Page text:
Update from investor-backed campaign calls on companies to better account for their indirect emissions in corporate climate goals
Net zero pledges may have snowballed across the private sector over the past year, but the world's most polluting companies need to significantly strenghten their decarbonisation efforts to deliver the emissions reductions required to meet global climate goals.
That is the top line conclusion of a major report published this morning by the investor-backed Climate Action 100+ group, which reveals that while nearly half the world's most carbon-intensive companies have now pledged to deliver net zero emissions by 2050 at the latest, the majority of firms choose to exclude a major portion of their greenhouse gas emissions from their carbon calculations.
The update reveals that while 43 per cent of firms surveyed have some form of net zero pledge in place, just one in 10 companies include the most material emissions produced by their supply chains and the end use of their products by customers from their climate goals. These emissions are otherwise known as Scope 3 or value chain emissions, and frequently comprise more than 90 per cent of corporates' carbon footprint.
It also warns that just 26 per cent of utility companies have coal phase out plans in line with the Paris Agreement's goals, and that nearly 200 new oil and gas projects that were green lit this year will undermine global efforts to ensure greenhouse gas emissions fall rapidly throughout the 2020s and beyond.
Stephanie Pfeifer, chief executive of the Institutional Investors Group on Climate Change (IIGCC), one of the five major investor networks behind Climate Action 100, said investor pressure had played a major role in spurring the flurry of net zero commitments chalked up by corporates over the past 12 months, a trend she predicted would accelerate over the coming year in the run up to the COP26 Climate Summit in Glasgow.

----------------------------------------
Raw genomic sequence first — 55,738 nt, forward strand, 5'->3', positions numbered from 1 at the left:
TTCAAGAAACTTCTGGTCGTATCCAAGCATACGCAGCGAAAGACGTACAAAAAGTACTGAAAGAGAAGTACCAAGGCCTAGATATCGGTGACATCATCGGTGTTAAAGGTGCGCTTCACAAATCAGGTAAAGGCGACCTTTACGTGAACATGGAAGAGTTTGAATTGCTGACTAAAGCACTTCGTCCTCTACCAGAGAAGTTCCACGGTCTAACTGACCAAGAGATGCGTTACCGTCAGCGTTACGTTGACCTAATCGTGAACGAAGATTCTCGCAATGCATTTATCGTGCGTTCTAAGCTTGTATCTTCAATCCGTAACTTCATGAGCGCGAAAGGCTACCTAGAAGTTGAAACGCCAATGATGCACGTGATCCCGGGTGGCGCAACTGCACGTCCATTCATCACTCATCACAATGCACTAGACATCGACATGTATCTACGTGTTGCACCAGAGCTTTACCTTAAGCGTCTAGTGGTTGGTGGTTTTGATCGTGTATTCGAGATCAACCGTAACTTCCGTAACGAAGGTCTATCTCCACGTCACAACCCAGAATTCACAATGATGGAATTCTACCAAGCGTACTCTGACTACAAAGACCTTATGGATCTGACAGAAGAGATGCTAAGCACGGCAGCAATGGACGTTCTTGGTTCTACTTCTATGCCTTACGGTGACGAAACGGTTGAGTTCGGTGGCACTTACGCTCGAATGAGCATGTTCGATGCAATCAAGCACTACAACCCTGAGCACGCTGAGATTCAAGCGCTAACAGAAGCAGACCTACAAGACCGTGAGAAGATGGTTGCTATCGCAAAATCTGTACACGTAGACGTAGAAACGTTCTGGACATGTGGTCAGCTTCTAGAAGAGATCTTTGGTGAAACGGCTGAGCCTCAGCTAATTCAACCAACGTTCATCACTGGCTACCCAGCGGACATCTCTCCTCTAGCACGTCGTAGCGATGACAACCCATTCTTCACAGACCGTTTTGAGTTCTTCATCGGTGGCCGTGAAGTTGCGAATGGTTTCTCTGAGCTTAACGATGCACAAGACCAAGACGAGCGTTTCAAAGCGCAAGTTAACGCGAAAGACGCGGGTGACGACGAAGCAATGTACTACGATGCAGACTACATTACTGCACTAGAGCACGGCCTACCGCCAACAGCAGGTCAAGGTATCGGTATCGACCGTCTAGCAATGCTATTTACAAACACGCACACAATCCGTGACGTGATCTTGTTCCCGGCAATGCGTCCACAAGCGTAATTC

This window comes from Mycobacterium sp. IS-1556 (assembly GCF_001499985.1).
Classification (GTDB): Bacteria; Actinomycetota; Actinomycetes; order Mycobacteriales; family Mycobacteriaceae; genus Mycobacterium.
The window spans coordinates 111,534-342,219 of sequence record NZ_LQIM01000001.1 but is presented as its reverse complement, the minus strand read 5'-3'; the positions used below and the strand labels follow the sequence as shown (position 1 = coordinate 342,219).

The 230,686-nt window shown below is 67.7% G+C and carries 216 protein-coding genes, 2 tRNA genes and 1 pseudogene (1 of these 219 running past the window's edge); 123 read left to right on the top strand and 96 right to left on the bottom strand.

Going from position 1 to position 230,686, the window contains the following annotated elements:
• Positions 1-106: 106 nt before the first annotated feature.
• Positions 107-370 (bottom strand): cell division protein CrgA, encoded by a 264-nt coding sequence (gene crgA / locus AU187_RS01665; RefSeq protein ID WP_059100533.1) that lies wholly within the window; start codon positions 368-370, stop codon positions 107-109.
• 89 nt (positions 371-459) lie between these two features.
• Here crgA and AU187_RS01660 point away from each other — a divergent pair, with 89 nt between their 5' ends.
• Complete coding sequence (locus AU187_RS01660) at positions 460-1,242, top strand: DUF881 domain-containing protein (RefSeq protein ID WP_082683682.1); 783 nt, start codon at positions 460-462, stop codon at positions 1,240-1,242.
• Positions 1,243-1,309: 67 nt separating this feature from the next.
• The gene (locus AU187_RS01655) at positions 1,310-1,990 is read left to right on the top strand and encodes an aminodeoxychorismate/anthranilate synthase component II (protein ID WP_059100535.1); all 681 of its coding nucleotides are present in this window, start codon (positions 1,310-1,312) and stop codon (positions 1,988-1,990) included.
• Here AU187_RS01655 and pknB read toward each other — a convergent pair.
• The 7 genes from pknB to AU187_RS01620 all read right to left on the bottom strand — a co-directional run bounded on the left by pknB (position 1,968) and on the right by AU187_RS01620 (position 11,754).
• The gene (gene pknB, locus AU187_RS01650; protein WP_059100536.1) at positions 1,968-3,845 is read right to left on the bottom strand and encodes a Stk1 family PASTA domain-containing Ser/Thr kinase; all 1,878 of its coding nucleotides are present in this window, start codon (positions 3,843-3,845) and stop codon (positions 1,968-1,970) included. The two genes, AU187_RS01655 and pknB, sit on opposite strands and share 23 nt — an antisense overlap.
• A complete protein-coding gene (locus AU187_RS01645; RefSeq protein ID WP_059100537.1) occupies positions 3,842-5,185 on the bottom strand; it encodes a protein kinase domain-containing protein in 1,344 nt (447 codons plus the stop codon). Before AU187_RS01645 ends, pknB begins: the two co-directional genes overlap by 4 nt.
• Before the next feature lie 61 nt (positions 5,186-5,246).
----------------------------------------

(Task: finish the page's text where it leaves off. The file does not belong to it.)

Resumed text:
"Work will also continue to support those companies that substantiate net zero goals with robust business strategies," she added. "Long-term ambition needs to be made real with clear short- and medium-term targets, and capex alignment to support delivery of those goals."
The growth of Climate Action 100+ initiative over the past year is testament to growing investor appetite for corporate decarbonisation strategies, with the global campaign now endorsed by more than 545 investor signatories responsible for more than $52tr of assets under management.
"Investors are increasingly focused on assessing how well companies are positioned for both climate change and the net zero transition, by identifying which companies will be on the right and wrong side of climate history," former governor of the Bank of England and current UN special envoy for climate action and finance Mark Carney noted in the report's introduction.
"Climate Action 100+ has been leading this charge, providing the momentum, stewardship and analysis to support the world's highest-emitting companies in the strategic resets they need to make. Companies are clearly taking note."
'Leading by example': Green economy welcomes stretching target to slash UK emissions 78 per cent by 2035
But big questions remain over how the UK will meet hugely ambitious new targets, after government signalled it will not sign off on all the CCC's policy recommendations
Tech giant pledges to deliver carbon neutral operations by 2025 and a net zero emission value chain by 2040
British fashion brand launches ‘made to last’ sustainability manifesto geared at transforming into a fully regenerative and circular business model by 2030
Netflix, Deloitte, Boston Consulting Group, and Salesforce also among founding members of Sustainable Aviation Buyers Alliance (SABA)